September 12, 2016

SAAS on the Rise in the Boardroom

Collaboration among a company’s board of directors is arguably one of the most critical functions within a public organization. So it may come as a surprise that the technology enabling more effective and secure board collaboration continues to fly under the radar – in fact, when I got my start in board governance, the space was filled with niche players. Today, as regulations become more stringent and industry leaders start to prepare for the needs of tomorrow’s boards, they are building out more comprehensive product suites by acquiring smaller players. As consolidation continues, the space will continue to heat up and the technology will become a must-have for enterprises and board members around the world. It’s about to get larger and louder.

For example, industry incumbents like Boardvantage and Thomson Reuters’ Boardlink have been acquired by Nasdaq and our own company, Diligent, respectively. Underscoring industry momentum, these acquisitions have caught Insight Venture Partners‘ attention, with the recent announcement of acquisition and privatization of Diligent.

For a once behind-the-scenes industry, an increasingly mobile board, looming cybersecurity dangers and the immense pressure to follow regulations and remain compliant are bringing board governance tools to the forefront. Here’s a look at how the industry has developed and how we predict it will grow.

The Rise of Board Portals and SaaS Technology

Historically, and for those who haven’t adopted a technology-based solution yet, board collaboration has been defined by heavy, paper-filled binders. With these materials, any last-minute edits would result in extra days of administrative overtime and delays for board members. As secure, mobile collaboration and productivity technology started to permeate the enterprise, the boardroom also began to demand the convenience of tools customized to meet their needs.

In the beginning, it was the widespread adoption of the iPad that catalyzed growth in board collaboration. Board members, eager to use their new gadgets, were already using their iPads for personal activities like reading and surfing the web, so the transition to reading and reviewing hefty board materials on the same platform was natural.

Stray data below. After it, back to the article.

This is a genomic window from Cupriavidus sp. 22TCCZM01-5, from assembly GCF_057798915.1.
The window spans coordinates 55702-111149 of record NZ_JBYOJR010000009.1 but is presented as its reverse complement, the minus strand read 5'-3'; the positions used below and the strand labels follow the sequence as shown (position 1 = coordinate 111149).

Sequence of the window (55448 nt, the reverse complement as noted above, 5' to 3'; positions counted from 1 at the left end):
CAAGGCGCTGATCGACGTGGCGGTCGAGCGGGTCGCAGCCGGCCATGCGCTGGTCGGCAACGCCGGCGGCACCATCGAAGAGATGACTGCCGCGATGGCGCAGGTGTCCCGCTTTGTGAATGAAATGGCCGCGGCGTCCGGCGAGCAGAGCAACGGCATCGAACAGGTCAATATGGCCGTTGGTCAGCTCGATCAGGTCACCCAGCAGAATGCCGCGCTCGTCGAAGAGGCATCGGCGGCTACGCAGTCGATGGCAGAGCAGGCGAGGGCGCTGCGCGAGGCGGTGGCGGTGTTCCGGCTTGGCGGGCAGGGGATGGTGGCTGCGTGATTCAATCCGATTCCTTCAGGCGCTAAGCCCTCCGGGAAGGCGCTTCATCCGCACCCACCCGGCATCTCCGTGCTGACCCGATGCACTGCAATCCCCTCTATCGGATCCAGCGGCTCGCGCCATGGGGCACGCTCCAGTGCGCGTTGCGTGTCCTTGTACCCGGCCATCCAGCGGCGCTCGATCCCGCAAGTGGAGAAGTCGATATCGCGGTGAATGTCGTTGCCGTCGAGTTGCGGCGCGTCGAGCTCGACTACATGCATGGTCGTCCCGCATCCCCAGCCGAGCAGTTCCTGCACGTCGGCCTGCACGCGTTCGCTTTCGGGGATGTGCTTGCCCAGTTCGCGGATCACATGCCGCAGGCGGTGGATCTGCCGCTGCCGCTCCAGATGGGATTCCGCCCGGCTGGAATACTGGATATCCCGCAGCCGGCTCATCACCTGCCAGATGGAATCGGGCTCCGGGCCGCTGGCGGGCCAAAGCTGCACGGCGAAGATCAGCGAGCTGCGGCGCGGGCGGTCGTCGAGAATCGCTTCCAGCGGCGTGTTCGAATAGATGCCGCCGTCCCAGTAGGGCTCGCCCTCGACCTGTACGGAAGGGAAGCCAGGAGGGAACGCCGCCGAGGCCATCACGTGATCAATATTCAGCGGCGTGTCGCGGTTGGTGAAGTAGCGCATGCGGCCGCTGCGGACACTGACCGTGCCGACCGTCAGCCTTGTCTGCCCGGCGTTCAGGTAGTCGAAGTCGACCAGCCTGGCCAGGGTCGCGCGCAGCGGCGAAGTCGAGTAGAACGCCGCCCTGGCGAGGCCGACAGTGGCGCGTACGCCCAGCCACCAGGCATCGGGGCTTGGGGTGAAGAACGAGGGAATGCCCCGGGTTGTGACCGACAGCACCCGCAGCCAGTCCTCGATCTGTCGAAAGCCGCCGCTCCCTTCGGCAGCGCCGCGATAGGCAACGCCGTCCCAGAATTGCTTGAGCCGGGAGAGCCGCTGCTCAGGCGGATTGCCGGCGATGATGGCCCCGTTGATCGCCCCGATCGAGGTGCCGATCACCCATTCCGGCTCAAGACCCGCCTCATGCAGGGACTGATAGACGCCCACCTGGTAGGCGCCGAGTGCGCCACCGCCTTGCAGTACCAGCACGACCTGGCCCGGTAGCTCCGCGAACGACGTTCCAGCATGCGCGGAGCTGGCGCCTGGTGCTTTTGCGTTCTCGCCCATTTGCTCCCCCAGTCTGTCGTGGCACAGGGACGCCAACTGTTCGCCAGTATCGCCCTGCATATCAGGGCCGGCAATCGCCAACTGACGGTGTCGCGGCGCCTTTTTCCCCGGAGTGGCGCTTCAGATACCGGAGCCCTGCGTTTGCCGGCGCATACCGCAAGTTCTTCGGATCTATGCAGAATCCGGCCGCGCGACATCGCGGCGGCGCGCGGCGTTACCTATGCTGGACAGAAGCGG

Having the materials on a digital platform also provided other benefits – added security, compliance and convenience. No longer would board books be forgotten at a hotel or on a plane or require a paper shredder to be securely disposed of. Digital user authentication, remote wipes and superior customer service all guaranteed a secure, high-quality experience. This peace of mind provides a sigh of relief for companies, especially as regulations tighten.

From a compliance benefits perspective, board members are now able to use their new tools to administer voting, access resource centers and securely archive books that limit compliance and legal risk. In addition, they were also able to run D&O surveys and conduct other board-related functions all from one central location.

Industry Outlook and Investment Trends

Since the initial boom of the iPad, adoption of board collaboration tools has grown exponentially, with over 90 percent of the Fortune 1000 using such a solution. Industry estimates suggest that over 300,000 board members and executives are consistently using a board portal. That said, most companies are still in the early to intermediate stages, wherein the technology is used on a meeting-to-meeting basis or during quarterly board meetings. Within the next decade, we will see the industry start to change in three main ways:

  1. There will be more dynamic use of collaboration technology, including live analytics. As board members are asked to be more active and make quicker decisions, they will need more information cut and viewed in multiple ways in order to get a full picture. Real-time analytics on collaboration preferences and even the board materials themselves will enable companies to make the best decisions possible. The technology will also allow for more governance and compliance monitoring, spurred by the need for more transparency, stricter government regulations and the broader GRC rationale to maintain security.
  2. Service will become even more important than the product itself as the move toward advanced and dynamic use of board technology accelerates. Board SaaS in particular is geared toward a very unique set of executives who won’t settle for a DIY or low-touch service model. This means that innovations in service and reliability – in addition to product – will determine who leads the industry. And as these tools become more integral to how a board functions, board members, compliance teams and corporate secretaries will need to partner with providers for expertise and guidance.
  3. As board responsibilities evolve, the sector will continue to grow in revenue and breadth of offerings. A trend we are seeing is that “compliance” or “GRC” is the newest line of business (LOB) being revolutionized by SaaS offerings. In the same way that sales and marketing organizations were turned upside down by companies like Salesforce and Marketo, a new breed of GRC SaaS companies will be reinventing this space by streamlining the board function within enterprises. With more security breaches and regulatory concerns on the horizon, the need for these tools will undoubtedly continue to grow.

The way boards work and collaborate is evolving. Decision-making needs to be faster and more secure. Pair this with the fact that board members sit outside of company firewalls and it’s a perfect storm. New solutions and processes will continue to be created to suit this exclusive segment that is now held accountable for much more than overseeing profit.